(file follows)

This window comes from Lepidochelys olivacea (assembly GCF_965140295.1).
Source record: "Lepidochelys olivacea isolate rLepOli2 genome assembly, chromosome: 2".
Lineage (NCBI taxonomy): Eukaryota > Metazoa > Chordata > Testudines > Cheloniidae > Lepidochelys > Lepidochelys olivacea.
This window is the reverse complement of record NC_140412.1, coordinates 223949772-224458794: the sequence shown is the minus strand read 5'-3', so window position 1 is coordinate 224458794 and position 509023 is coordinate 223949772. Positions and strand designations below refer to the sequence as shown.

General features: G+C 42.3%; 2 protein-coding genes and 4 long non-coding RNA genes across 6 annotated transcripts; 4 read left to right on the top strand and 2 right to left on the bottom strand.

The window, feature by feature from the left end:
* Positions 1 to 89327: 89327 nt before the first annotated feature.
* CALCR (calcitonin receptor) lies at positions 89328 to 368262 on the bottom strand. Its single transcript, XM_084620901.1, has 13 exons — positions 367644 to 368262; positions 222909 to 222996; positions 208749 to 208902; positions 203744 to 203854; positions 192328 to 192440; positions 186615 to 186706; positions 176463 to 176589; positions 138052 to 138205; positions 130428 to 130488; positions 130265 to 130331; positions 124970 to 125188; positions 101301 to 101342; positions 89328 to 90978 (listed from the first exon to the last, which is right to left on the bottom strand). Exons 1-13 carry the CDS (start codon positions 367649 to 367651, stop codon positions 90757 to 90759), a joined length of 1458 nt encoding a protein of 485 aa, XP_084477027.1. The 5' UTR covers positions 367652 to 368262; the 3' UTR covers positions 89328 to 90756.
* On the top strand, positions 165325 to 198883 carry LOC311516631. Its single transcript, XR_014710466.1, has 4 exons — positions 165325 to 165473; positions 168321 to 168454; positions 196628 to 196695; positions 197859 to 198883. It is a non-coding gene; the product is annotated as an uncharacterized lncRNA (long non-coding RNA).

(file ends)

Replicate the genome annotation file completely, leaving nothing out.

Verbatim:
This window comes from Lepidochelys olivacea (assembly GCF_965140295.1).
Source record: "Lepidochelys olivacea isolate rLepOli2 genome assembly, chromosome: 2".
Lineage (NCBI taxonomy): Eukaryota > Metazoa > Chordata > Testudines > Cheloniidae > Lepidochelys > Lepidochelys olivacea.
This window is the reverse complement of record NC_140412.1, coordinates 223949772-224458794: the sequence shown is the minus strand read 5'-3', so window position 1 is coordinate 224458794 and position 509023 is coordinate 223949772. Positions and strand designations below refer to the sequence as shown.

General features: G+C 42.3%; 2 protein-coding genes and 4 long non-coding RNA genes across 6 annotated transcripts; 4 read left to right on the top strand and 2 right to left on the bottom strand.

The window, feature by feature from the left end:
* Positions 1 to 89327: 89327 nt before the first annotated feature.
* CALCR (calcitonin receptor) lies at positions 89328 to 368262 on the bottom strand. Its single transcript, XM_084620901.1, has 13 exons — positions 367644 to 368262; positions 222909 to 222996; positions 208749 to 208902; positions 203744 to 203854; positions 192328 to 192440; positions 186615 to 186706; positions 176463 to 176589; positions 138052 to 138205; positions 130428 to 130488; positions 130265 to 130331; positions 124970 to 125188; positions 101301 to 101342; positions 89328 to 90978 (listed from the first exon to the last, which is right to left on the bottom strand). Exons 1-13 carry the CDS (start codon positions 367649 to 367651, stop codon positions 90757 to 90759), a joined length of 1458 nt encoding a protein of 485 aa, XP_084477027.1. The 5' UTR covers positions 367652 to 368262; the 3' UTR covers positions 89328 to 90756.
* On the top strand, positions 165325 to 198883 carry LOC311516631. Its single transcript, XR_014710466.1, has 4 exons — positions 165325 to 165473; positions 168321 to 168454; positions 196628 to 196695; positions 197859 to 198883. It is a non-coding gene; the product is annotated as an uncharacterized lncRNA (long non-coding RNA).